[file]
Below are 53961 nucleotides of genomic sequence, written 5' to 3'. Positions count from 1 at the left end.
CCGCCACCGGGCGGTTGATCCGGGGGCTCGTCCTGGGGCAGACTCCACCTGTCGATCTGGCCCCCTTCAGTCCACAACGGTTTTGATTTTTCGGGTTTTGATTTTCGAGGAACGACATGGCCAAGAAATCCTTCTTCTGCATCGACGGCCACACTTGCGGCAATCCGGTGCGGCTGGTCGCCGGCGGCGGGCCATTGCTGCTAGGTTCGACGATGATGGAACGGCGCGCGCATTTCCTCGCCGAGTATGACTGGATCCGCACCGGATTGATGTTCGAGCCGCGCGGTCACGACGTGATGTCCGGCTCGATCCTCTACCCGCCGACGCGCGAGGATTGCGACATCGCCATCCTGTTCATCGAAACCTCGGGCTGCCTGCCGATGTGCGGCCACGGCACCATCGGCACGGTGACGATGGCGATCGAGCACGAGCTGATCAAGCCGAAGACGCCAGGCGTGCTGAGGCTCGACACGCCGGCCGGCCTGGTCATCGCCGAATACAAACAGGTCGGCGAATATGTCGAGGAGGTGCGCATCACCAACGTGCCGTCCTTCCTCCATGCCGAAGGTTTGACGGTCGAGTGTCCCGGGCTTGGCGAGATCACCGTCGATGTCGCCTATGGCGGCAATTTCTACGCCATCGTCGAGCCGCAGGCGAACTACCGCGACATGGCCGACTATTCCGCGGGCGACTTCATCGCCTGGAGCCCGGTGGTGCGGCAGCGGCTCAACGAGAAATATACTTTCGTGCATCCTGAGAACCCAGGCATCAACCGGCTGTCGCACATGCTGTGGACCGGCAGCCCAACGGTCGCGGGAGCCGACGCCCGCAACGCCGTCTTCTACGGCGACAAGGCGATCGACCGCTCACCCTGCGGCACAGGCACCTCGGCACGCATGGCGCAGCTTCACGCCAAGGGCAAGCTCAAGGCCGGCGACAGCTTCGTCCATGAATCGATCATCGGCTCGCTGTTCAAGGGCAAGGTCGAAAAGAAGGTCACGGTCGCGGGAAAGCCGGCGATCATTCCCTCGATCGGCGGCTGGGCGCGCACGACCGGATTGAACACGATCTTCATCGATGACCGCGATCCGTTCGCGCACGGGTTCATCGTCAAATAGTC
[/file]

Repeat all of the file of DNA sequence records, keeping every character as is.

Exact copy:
Below are 53961 nucleotides of genomic sequence, written 5' to 3'. Positions count from 1 at the left end.
CCGCCACCGGGCGGTTGATCCGGGGGCTCGTCCTGGGGCAGACTCCACCTGTCGATCTGGCCCCCTTCAGTCCACAACGGTTTTGATTTTTCGGGTTTTGATTTTCGAGGAACGACATGGCCAAGAAATCCTTCTTCTGCATCGACGGCCACACTTGCGGCAATCCGGTGCGGCTGGTCGCCGGCGGCGGGCCATTGCTGCTAGGTTCGACGATGATGGAACGGCGCGCGCATTTCCTCGCCGAGTATGACTGGATCCGCACCGGATTGATGTTCGAGCCGCGCGGTCACGACGTGATGTCCGGCTCGATCCTCTACCCGCCGACGCGCGAGGATTGCGACATCGCCATCCTGTTCATCGAAACCTCGGGCTGCCTGCCGATGTGCGGCCACGGCACCATCGGCACGGTGACGATGGCGATCGAGCACGAGCTGATCAAGCCGAAGACGCCAGGCGTGCTGAGGCTCGACACGCCGGCCGGCCTGGTCATCGCCGAATACAAACAGGTCGGCGAATATGTCGAGGAGGTGCGCATCACCAACGTGCCGTCCTTCCTCCATGCCGAAGGTTTGACGGTCGAGTGTCCCGGGCTTGGCGAGATCACCGTCGATGTCGCCTATGGCGGCAATTTCTACGCCATCGTCGAGCCGCAGGCGAACTACCGCGACATGGCCGACTATTCCGCGGGCGACTTCATCGCCTGGAGCCCGGTGGTGCGGCAGCGGCTCAACGAGAAATATACTTTCGTGCATCCTGAGAACCCAGGCATCAACCGGCTGTCGCACATGCTGTGGACCGGCAGCCCAACGGTCGCGGGAGCCGACGCCCGCAACGCCGTCTTCTACGGCGACAAGGCGATCGACCGCTCACCCTGCGGCACAGGCACCTCGGCACGCATGGCGCAGCTTCACGCCAAGGGCAAGCTCAAGGCCGGCGACAGCTTCGTCCATGAATCGATCATCGGCTCGCTGTTCAAGGGCAAGGTCGAAAAGAAGGTCACGGTCGCGGGAAAGCCGGCGATCATTCCCTCGATCGGCGGCTGGGCGCGCACGACCGGATTGAACACGATCTTCATCGATGACCGCGATCCGTTCGCGCACGGGTTCATCGTCAAATAGTC